Viper Lair
Sponsor
Menu
Latest Stuff

 

PC Power & Cooling Silencer 750 Quad
OCZ Rally2 4GB
MSI P7N SLI
Gigabyte 8800 GT
AMD Phenom X3 8750 Triple Core
Hitachi Deskstar 500GB
Cooler Master CM690
MSI X48 Platinum
Patriot DDR3-15000 2GB Kit
MSI K9A2 Platinum 790FX
Latest Stuff
Search for lowest prices:


for 


Price Search:    for    

Cyber Snipa Gaming Peripherals Cyber Snipa Gaming Peripherals: PC Gamers often spend a lot of money on the right weapons for the job. We find out if Flexiglow's Cyber Snipa gear is worth your hard earned.
Date: September 2, 2005
Manufacturer:
Written By:

If you are a regular reader of this site, then you won’t be a stranger to the name . We have reviewed a few of their Mice, Keyboards and Mouse Pads, finding them to be flashy, fun and of course, most importantly, usable. Now if you personally found them to be too flashy, you might be interested in a new line of peripherals from ; the products. The items have been designed with gamers in mind, and feature (currently) a gamer's Gamepad, Mousepad and a Keyboard. Naturally of course, we just had to get a look for ourselves.

Cyber Snipa GamePad

• Designed to improve game control, speed and accuracy
• No learning curve for experienced FPS gamers
• USB device that will operate alongside your keyboard.
• Ergonomically designed navigation and function keys
• Optimally engineered tactile key feedback
• Can be used with any FPS game that allows programmable key mappings
• Built in volume control
• Removable non-slip palm wrest
• 1.8m (6ft) USB power cord

The packaging for the Cyber Snipa Gamepad is unfortunately one of those “I feel like a 5 year old, mummy can you open this for me please?” boxes, which while keeping everything secure, does take you a while to get into. Once inside, you find the gamepad itself and little else. The main reason for the lack of extras is quite simple; it is a USB device and is totally plug and play. No drivers are needed so no CD is supplied. The Cyber Snipa GamePad mimics the functions of a keyboard but in a more ‘gamer’ orientated layout so no instructions are really needed either.

The bottom half of the pad has this removable wrist rest made from neoprene which is quite comfortable and large enough for you to move your hand around into different positions during long game sessions.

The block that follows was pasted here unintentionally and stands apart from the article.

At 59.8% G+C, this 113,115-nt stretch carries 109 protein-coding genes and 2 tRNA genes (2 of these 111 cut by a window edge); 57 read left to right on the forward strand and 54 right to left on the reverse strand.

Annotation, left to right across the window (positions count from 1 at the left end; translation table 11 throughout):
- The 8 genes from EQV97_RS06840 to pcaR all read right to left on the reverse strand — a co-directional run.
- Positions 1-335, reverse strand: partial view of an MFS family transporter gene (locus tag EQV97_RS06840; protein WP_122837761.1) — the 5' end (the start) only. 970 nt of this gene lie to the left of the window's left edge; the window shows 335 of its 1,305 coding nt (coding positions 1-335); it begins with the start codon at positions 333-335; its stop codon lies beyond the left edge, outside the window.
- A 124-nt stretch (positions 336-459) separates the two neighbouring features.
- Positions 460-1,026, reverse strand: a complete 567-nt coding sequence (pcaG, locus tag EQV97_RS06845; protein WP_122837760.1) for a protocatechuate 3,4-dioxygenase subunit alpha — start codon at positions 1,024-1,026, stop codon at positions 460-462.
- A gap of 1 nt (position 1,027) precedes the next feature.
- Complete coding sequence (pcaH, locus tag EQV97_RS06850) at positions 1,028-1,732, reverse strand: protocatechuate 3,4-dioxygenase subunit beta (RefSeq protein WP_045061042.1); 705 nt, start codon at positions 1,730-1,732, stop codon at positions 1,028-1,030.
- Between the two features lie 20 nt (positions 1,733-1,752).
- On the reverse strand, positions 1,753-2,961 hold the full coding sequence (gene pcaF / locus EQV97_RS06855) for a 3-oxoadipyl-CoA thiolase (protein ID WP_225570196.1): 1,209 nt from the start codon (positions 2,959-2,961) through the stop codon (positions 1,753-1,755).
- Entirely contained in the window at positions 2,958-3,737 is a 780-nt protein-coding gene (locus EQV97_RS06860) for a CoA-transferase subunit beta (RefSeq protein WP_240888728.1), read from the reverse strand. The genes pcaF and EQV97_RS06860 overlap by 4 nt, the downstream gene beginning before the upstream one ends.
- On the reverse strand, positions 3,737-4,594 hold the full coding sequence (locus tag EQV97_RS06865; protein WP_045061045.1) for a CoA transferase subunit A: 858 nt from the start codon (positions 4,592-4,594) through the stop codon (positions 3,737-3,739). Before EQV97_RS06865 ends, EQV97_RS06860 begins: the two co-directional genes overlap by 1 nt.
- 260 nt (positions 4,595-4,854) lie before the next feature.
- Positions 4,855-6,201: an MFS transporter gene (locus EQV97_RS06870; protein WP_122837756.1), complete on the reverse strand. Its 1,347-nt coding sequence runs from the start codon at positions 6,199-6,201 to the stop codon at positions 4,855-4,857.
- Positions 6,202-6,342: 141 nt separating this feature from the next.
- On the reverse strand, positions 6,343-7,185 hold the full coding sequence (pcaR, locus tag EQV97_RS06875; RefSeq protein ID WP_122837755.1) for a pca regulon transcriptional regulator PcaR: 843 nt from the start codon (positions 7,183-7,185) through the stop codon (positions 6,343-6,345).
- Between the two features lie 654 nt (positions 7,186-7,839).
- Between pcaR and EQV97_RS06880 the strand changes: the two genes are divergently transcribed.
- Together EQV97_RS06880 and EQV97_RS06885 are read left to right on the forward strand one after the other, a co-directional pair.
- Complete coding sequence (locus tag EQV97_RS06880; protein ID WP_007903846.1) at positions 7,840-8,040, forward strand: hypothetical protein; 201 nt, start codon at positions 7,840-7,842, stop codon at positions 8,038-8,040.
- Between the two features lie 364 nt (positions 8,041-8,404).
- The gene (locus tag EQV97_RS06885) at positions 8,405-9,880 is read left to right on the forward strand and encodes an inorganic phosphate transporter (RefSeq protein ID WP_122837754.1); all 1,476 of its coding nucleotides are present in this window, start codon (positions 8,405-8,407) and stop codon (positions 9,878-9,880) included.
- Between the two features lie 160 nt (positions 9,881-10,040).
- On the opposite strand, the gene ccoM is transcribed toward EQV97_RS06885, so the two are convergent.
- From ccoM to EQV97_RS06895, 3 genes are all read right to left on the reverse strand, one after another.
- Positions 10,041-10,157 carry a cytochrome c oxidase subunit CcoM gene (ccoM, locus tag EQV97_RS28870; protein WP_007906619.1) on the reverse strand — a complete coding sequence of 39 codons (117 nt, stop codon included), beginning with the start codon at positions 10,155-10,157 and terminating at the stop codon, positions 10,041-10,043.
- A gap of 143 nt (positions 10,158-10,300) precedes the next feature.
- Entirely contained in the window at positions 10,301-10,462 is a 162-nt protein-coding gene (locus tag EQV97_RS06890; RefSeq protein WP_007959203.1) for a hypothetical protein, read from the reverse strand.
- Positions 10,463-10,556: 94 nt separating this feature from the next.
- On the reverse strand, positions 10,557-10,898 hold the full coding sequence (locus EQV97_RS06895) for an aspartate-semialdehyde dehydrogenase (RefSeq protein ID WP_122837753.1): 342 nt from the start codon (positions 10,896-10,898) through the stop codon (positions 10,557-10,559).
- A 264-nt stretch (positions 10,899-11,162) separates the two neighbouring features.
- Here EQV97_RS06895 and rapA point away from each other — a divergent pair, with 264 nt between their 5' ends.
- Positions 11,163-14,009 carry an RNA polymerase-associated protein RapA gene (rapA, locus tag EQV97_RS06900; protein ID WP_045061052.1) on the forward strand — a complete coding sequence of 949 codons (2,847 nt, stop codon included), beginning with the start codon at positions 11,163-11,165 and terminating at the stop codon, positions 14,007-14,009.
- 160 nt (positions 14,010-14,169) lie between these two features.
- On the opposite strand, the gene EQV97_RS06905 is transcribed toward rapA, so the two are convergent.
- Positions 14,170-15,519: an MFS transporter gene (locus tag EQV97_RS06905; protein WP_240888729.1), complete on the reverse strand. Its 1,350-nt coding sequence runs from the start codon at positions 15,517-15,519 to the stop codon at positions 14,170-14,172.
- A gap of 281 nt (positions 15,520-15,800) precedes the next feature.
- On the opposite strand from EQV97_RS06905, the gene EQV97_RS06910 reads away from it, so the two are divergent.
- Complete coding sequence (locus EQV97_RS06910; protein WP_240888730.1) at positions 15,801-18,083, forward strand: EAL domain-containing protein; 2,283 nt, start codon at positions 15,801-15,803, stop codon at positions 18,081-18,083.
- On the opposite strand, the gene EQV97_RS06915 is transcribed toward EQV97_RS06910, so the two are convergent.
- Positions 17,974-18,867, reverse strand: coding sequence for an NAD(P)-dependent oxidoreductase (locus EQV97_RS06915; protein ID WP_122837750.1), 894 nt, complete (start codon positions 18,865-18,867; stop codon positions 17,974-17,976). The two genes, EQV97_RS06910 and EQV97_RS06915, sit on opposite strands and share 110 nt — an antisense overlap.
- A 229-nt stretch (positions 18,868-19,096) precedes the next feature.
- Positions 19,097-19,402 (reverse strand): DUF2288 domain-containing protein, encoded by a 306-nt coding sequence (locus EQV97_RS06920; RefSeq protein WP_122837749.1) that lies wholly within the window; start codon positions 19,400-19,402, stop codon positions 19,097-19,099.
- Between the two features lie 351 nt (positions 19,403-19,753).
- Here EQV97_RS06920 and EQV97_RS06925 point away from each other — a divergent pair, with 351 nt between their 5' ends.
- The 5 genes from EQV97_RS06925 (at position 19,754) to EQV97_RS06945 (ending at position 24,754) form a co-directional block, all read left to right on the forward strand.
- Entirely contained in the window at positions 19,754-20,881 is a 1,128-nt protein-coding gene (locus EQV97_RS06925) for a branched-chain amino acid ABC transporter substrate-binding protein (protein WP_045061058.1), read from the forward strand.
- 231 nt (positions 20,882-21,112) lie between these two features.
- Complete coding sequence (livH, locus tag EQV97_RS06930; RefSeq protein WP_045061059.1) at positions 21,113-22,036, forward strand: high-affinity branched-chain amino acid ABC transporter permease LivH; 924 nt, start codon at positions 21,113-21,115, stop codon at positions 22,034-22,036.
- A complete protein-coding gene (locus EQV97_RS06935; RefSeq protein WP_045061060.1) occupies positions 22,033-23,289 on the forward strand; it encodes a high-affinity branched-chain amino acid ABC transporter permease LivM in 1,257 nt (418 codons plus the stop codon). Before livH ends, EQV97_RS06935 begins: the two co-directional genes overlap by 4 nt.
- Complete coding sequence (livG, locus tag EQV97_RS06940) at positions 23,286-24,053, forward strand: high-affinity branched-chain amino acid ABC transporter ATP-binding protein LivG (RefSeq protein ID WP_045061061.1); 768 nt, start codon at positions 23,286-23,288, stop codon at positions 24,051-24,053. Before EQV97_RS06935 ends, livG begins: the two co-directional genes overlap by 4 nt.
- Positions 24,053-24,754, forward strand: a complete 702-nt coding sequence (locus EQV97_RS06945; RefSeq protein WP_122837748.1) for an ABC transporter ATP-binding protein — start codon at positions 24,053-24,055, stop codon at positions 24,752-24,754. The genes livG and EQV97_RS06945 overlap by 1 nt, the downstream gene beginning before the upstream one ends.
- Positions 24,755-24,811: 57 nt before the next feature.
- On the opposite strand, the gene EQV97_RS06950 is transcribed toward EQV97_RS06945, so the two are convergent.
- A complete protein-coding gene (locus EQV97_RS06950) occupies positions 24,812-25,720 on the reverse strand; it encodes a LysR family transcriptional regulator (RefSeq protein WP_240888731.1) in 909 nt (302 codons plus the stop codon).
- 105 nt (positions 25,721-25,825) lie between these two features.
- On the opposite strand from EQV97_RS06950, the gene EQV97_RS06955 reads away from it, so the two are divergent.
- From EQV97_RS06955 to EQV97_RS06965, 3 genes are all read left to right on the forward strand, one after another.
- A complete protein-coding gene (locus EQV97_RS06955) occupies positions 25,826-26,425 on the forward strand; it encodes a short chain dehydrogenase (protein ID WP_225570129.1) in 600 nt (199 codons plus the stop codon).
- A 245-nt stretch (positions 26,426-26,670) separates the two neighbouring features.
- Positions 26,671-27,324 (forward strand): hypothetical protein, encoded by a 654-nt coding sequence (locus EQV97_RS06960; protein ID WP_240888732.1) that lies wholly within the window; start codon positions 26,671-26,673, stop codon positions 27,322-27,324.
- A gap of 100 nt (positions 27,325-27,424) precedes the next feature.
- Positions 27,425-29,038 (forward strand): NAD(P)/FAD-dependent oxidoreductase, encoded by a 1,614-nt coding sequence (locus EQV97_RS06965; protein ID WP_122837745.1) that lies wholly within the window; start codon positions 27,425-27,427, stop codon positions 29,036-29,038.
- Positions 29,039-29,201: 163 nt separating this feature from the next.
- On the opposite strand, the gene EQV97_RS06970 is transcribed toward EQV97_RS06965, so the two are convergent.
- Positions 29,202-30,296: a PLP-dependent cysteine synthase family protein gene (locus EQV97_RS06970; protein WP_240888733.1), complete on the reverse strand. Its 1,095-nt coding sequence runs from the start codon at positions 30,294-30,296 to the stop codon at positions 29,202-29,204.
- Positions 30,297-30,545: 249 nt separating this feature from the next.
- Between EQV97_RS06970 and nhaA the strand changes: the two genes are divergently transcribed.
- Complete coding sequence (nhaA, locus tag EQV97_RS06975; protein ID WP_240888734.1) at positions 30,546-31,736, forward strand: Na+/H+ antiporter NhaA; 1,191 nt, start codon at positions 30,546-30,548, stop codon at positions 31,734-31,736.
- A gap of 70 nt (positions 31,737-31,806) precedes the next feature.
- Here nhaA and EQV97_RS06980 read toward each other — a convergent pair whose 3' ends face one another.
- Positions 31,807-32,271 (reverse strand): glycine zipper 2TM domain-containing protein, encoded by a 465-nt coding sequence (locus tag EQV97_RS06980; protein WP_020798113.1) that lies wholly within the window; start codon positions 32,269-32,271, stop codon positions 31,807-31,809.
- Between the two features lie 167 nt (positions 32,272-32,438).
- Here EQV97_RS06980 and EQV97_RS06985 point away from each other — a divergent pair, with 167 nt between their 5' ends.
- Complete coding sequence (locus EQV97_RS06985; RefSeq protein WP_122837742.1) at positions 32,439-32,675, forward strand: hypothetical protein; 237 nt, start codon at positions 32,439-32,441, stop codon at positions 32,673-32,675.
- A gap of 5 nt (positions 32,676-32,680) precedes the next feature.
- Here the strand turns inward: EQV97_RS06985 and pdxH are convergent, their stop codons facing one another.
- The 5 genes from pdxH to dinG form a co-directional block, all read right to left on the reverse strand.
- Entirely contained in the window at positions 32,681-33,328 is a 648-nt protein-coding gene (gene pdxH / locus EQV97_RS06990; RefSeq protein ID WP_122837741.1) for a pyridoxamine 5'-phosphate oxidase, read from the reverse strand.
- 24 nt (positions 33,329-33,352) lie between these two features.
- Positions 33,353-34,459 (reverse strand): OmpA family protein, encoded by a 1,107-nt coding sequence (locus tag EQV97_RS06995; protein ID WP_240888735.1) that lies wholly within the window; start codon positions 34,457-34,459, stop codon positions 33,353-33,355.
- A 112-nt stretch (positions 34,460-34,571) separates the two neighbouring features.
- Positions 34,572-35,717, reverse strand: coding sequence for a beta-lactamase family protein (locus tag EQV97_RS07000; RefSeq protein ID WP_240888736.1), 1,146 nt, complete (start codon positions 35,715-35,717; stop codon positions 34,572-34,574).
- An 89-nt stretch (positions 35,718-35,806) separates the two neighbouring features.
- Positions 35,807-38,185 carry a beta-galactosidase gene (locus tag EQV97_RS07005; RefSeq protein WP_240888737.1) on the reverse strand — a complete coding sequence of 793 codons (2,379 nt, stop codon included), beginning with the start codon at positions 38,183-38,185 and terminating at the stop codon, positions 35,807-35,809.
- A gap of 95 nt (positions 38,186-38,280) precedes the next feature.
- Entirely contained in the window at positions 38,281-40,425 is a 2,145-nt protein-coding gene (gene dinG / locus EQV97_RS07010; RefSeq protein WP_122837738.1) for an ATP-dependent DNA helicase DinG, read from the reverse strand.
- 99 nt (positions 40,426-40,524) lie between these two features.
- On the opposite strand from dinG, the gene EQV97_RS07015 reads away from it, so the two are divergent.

The keys themselves are no different from a keyboard, which makes it completely universal and compatible with any game that can be controlled by keyboard. The only difference is that the keys themselves, rather than being laid out and shaped like a keyboard, have been shaped and laid out to further enhance your gaming control. The most dominant keys are the direction keys, in blue, set to mimic the functions of the WASD and QE keys on your keyboard. The keys on the gamepad are larger than those of a standard keyboard, which during intense button bashing is good in that you won’t be accidentally pressing the wrong button, although I did personally find it a little uncomfortable at first due to the extra stretching out of the fingers.

Another key that is often used in FPS games is the R key; often set for Reload, the Cyber Snipa GamePad even marks the R key as such. We also have an F 'use' key and TG keys which you can obviously bind to whatever you need. Left of the direction keys we find the TAB or ‘goal’ key. The TAB key is obviously a lot smaller than that of a keyboard which does help to provide more room for extra keys, but the downside is you will have a small learning curve while you get used to it being smaller. We also have access to the H key here, and while it is obviously on the wrong side of the ‘keyboard’, for a gamepad it is good that you have easy access to an extra key. Left of these keys are two keys to be used for volume control and they will lower or raise the system volume. I would have preferred it if they were also bindable to a key function, so that for example one could use them to control the sound volume of Teamspeak while maintain the volume of the game, but they will only control the system Master Volume.